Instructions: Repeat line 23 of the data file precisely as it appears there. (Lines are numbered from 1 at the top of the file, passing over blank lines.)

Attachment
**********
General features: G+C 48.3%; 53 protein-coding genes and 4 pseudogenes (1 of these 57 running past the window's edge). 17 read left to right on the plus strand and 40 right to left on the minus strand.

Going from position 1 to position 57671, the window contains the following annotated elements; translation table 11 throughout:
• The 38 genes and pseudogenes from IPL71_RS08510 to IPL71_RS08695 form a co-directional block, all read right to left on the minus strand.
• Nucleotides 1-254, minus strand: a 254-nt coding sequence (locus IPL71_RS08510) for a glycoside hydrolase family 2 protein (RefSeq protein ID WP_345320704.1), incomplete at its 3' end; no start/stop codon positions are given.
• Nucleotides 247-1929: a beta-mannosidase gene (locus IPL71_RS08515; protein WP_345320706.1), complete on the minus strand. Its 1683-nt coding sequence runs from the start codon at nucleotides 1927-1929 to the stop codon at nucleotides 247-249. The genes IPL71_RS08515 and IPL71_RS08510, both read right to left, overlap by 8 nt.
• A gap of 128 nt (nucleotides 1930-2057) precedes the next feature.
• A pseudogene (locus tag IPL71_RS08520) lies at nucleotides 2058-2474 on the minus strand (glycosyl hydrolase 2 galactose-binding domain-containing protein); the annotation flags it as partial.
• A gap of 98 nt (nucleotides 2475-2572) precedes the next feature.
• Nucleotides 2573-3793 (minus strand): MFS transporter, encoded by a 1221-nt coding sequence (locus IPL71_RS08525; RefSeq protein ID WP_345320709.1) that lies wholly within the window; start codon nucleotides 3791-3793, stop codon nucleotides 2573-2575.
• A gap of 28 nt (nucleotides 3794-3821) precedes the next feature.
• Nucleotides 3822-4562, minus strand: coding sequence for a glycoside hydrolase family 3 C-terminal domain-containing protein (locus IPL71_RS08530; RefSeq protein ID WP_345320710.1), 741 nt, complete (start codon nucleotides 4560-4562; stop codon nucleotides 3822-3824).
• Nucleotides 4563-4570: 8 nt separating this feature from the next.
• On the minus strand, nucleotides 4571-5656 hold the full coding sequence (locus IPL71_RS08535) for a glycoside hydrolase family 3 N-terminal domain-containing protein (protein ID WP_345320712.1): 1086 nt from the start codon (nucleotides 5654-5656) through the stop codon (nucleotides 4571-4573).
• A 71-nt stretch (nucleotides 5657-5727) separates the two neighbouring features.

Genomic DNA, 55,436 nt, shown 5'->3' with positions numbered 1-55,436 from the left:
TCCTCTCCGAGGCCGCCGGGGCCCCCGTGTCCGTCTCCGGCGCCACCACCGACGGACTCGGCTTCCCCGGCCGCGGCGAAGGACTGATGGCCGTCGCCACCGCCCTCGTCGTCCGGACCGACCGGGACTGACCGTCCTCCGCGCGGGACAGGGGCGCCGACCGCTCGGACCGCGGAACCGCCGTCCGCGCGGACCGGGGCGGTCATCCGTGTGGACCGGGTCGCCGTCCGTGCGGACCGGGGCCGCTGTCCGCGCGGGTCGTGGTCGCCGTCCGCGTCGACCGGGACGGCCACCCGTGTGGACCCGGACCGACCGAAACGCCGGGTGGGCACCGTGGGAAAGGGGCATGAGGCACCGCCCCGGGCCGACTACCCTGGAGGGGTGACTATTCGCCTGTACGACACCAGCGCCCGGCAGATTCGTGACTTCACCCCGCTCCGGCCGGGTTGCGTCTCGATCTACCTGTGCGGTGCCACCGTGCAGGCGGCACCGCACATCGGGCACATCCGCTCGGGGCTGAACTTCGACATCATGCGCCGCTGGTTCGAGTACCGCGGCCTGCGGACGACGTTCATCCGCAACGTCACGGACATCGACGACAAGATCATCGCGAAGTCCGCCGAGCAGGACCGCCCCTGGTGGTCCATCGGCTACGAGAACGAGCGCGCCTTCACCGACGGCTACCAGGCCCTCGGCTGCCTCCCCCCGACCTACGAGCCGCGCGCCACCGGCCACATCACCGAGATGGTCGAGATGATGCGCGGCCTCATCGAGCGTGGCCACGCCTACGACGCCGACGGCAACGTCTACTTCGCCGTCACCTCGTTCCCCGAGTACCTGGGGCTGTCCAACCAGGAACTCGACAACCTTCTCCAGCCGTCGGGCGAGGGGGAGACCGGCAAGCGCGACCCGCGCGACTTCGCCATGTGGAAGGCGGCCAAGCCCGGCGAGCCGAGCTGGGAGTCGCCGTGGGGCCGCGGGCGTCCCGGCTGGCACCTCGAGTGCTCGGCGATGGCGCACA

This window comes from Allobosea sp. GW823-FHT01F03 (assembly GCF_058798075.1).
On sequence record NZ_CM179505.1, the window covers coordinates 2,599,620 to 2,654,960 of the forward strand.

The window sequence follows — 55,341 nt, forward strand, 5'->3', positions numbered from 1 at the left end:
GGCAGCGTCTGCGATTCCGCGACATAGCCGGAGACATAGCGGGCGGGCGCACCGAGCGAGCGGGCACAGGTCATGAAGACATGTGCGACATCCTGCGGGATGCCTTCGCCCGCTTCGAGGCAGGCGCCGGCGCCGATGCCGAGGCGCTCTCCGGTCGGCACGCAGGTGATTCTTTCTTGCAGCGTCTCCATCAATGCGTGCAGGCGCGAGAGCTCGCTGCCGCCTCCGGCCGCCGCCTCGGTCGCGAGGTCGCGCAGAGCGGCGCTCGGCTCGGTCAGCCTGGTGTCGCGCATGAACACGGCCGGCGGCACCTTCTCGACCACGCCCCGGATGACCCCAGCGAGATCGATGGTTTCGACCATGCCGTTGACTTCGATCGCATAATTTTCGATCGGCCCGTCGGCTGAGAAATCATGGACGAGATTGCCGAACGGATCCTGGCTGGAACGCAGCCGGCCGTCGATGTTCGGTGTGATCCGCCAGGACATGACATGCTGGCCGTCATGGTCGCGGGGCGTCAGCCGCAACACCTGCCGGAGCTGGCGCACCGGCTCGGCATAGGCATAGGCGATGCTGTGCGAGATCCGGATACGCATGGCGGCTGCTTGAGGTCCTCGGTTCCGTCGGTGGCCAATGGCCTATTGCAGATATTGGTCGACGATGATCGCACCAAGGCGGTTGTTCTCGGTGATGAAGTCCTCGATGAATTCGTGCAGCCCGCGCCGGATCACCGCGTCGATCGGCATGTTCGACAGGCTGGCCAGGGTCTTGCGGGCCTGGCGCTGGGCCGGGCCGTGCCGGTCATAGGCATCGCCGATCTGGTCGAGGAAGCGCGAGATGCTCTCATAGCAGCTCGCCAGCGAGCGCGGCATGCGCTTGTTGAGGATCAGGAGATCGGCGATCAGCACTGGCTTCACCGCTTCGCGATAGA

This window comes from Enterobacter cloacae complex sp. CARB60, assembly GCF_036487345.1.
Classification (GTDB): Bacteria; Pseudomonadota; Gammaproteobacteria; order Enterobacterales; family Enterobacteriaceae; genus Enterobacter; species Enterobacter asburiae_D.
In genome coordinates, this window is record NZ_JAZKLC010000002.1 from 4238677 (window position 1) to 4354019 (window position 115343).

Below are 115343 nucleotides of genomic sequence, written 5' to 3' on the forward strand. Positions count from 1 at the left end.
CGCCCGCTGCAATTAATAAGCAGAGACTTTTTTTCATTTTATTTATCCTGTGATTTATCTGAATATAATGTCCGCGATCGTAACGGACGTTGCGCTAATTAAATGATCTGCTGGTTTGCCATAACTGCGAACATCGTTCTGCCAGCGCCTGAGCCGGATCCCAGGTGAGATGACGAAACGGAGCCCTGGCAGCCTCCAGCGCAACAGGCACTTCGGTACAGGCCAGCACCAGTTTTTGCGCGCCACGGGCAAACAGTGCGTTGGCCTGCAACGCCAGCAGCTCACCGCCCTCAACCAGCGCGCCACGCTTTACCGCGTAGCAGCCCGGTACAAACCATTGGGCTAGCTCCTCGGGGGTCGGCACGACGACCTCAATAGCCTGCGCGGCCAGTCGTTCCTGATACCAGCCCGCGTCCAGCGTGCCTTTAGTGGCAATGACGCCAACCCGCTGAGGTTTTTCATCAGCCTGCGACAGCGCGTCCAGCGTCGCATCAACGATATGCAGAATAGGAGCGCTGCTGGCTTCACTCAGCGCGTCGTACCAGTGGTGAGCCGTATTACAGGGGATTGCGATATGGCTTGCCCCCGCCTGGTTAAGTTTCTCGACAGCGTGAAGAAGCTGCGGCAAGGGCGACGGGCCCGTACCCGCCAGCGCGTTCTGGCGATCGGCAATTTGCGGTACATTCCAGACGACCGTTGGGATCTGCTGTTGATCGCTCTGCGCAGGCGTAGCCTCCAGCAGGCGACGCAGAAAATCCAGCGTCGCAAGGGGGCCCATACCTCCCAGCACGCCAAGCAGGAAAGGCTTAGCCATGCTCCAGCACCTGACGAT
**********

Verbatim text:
In genome coordinates, this window is record NZ_JAZKLC010000002.1 from 4238677 (window position 1) to 4354019 (window position 115343).